9 (disastrous) dates, part II
4. The Tennis Match
I met Lisa at a costume party. She was dressed like a punk rocker. When I saw her, I was immediately smitten. We struck up a conversation that eventually turned to tennis. I asked her if she wanted to play the following day. She said, “Yes.”
Unfortunately, when we got on the court, my competitive nature trumped my Southern sense of chivalry. I dropped, sliced, lobbed, smashed and taunted my way to a lopsided victory. I won the match, but most certainly lost the date.
The next day in the sports section of our college newspaper, the headlines read: “Dunbar Destroys Hill 6-0, 6-0. Hill Demands Rematch!” Somehow, the relationship still had a pulse.
With my undeserved reprieve, I came up with a new game plan: I invited Lisa to play with me in a tournament. She agreed.
At the time, I had a $200 1974 Volkswagen Super Beetle, which was not exactly “super.” The floor beneath the passenger seat had rusted through. I removed the seat and covered the gaping hole with several two-by-fours. I had always wanted a convertible, so I paid a friend of mine, who was a welder a case of beer to cut off the roof with a blowtorch. When he did, the doors collapsed, so you had to climb over to get in. And, for no particular reason, I painted it to look like a ladybug.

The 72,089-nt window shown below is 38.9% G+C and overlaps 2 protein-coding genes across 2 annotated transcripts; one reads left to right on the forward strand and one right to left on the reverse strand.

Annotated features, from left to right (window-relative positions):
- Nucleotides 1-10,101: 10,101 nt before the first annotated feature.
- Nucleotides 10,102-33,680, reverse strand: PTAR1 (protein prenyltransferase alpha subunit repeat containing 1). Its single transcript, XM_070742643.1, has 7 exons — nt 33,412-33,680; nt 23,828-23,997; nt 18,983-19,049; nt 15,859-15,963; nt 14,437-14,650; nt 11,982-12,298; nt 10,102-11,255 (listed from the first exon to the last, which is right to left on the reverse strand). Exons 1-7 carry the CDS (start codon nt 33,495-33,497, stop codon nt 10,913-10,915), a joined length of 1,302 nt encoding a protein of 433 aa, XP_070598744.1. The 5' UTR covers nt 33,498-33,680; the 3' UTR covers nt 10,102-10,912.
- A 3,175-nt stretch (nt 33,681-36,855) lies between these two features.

When Lisa saw the car, I’m pretty sure she questioned my eligibility. But, being a trooper, she climbed (literally) in and sat in the back.
Lisa looked like she was ready for Wimbledon. She was wearing an adorable white tennis skirt, white Tretorns with white socks and a white visor. I looked like a ragamuffin. Nothing matched, and I had holes in my shoes. If we were ever to become a couple, I would be the Oscar to her Felix.
About halfway there, we hit a huge pothole and muddy water shot up through the repaired floorboard. From visor to Tretorns, Lisa was splattered with mud. She screamed and I downshifted. When I did, the stick shift detached from the car and Lisa screamed again. I popped the clutch, pulled up on the emergency brake and steered us into a ditch.
Once again, Lisa seriously questioned my eligibility…
Moli was a great dog. She was a cross between a Rottweiler and a pit bull mix. I took her with me to college my senior year. We were inseparable. She went to class, wrestling practice, work and parties. She was a star wherever she went.
I was taking a philosophy class at the time. (What did the philosophy major say to the engineering student? “How would you like your latte?”) The course was structured around a series of Big questions. My debating partner was a feisty pre-law major from the Midwest. She was like the angry spawn of Mary Matalin and James Carville. She could defend any side of any argument – and win.
I enjoyed our sparring so much, I asked her out on a date; which, if you think about it, is the perfect setup for a Seinfeld episode.